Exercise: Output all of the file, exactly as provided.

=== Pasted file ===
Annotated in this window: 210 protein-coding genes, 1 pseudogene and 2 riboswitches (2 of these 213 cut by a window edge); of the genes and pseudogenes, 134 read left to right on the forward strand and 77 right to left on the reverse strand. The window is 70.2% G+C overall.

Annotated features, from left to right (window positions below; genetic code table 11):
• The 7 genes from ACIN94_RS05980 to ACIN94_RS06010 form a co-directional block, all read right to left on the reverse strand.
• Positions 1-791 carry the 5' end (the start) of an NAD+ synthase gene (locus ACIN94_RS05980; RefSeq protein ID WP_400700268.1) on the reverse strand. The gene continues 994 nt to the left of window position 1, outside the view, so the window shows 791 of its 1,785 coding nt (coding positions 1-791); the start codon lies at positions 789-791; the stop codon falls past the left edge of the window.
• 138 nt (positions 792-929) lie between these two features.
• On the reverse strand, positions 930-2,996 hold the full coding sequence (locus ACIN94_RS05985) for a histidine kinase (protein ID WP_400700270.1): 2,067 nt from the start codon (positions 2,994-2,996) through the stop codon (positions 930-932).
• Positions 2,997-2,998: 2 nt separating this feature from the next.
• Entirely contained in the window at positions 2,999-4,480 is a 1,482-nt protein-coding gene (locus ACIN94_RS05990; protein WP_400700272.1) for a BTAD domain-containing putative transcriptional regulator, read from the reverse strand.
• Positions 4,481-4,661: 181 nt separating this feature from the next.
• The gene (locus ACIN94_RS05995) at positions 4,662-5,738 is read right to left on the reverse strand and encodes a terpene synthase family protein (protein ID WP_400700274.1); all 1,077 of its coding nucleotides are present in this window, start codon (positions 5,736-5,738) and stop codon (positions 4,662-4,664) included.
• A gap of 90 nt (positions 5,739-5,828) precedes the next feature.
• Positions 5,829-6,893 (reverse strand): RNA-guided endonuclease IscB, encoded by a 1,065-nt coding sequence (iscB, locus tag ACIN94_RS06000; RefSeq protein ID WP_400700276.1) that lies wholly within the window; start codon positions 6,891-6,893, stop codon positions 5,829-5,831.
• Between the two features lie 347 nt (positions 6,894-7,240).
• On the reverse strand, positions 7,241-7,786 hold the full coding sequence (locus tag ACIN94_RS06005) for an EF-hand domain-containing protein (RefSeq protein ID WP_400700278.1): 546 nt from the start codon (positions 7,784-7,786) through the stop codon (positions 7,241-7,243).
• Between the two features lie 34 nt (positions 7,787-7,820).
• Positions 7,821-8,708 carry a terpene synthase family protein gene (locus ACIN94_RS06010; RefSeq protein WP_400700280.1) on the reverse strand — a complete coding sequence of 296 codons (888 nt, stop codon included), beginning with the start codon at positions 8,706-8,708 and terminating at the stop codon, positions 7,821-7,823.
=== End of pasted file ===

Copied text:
Annotated in this window: 210 protein-coding genes, 1 pseudogene and 2 riboswitches (2 of these 213 cut by a window edge); of the genes and pseudogenes, 134 read left to right on the forward strand and 77 right to left on the reverse strand. The window is 70.2% G+C overall.

Annotated features, from left to right (window positions below; genetic code table 11):
• The 7 genes from ACIN94_RS05980 to ACIN94_RS06010 form a co-directional block, all read right to left on the reverse strand.
• Positions 1-791 carry the 5' end (the start) of an NAD+ synthase gene (locus ACIN94_RS05980; RefSeq protein ID WP_400700268.1) on the reverse strand. The gene continues 994 nt to the left of window position 1, outside the view, so the window shows 791 of its 1,785 coding nt (coding positions 1-791); the start codon lies at positions 789-791; the stop codon falls past the left edge of the window.
• 138 nt (positions 792-929) lie between these two features.
• On the reverse strand, positions 930-2,996 hold the full coding sequence (locus ACIN94_RS05985) for a histidine kinase (protein ID WP_400700270.1): 2,067 nt from the start codon (positions 2,994-2,996) through the stop codon (positions 930-932).
• Positions 2,997-2,998: 2 nt separating this feature from the next.
• Entirely contained in the window at positions 2,999-4,480 is a 1,482-nt protein-coding gene (locus ACIN94_RS05990; protein WP_400700272.1) for a BTAD domain-containing putative transcriptional regulator, read from the reverse strand.
• Positions 4,481-4,661: 181 nt separating this feature from the next.
• The gene (locus ACIN94_RS05995) at positions 4,662-5,738 is read right to left on the reverse strand and encodes a terpene synthase family protein (protein ID WP_400700274.1); all 1,077 of its coding nucleotides are present in this window, start codon (positions 5,736-5,738) and stop codon (positions 4,662-4,664) included.
• A gap of 90 nt (positions 5,739-5,828) precedes the next feature.
• Positions 5,829-6,893 (reverse strand): RNA-guided endonuclease IscB, encoded by a 1,065-nt coding sequence (iscB, locus tag ACIN94_RS06000; RefSeq protein ID WP_400700276.1) that lies wholly within the window; start codon positions 6,891-6,893, stop codon positions 5,829-5,831.
• Between the two features lie 347 nt (positions 6,894-7,240).
• On the reverse strand, positions 7,241-7,786 hold the full coding sequence (locus tag ACIN94_RS06005) for an EF-hand domain-containing protein (RefSeq protein ID WP_400700278.1): 546 nt from the start codon (positions 7,784-7,786) through the stop codon (positions 7,241-7,243).
• Between the two features lie 34 nt (positions 7,787-7,820).
• Positions 7,821-8,708 carry a terpene synthase family protein gene (locus ACIN94_RS06010; RefSeq protein WP_400700280.1) on the reverse strand — a complete coding sequence of 296 codons (888 nt, stop codon included), beginning with the start codon at positions 8,706-8,708 and terminating at the stop codon, positions 7,821-7,823.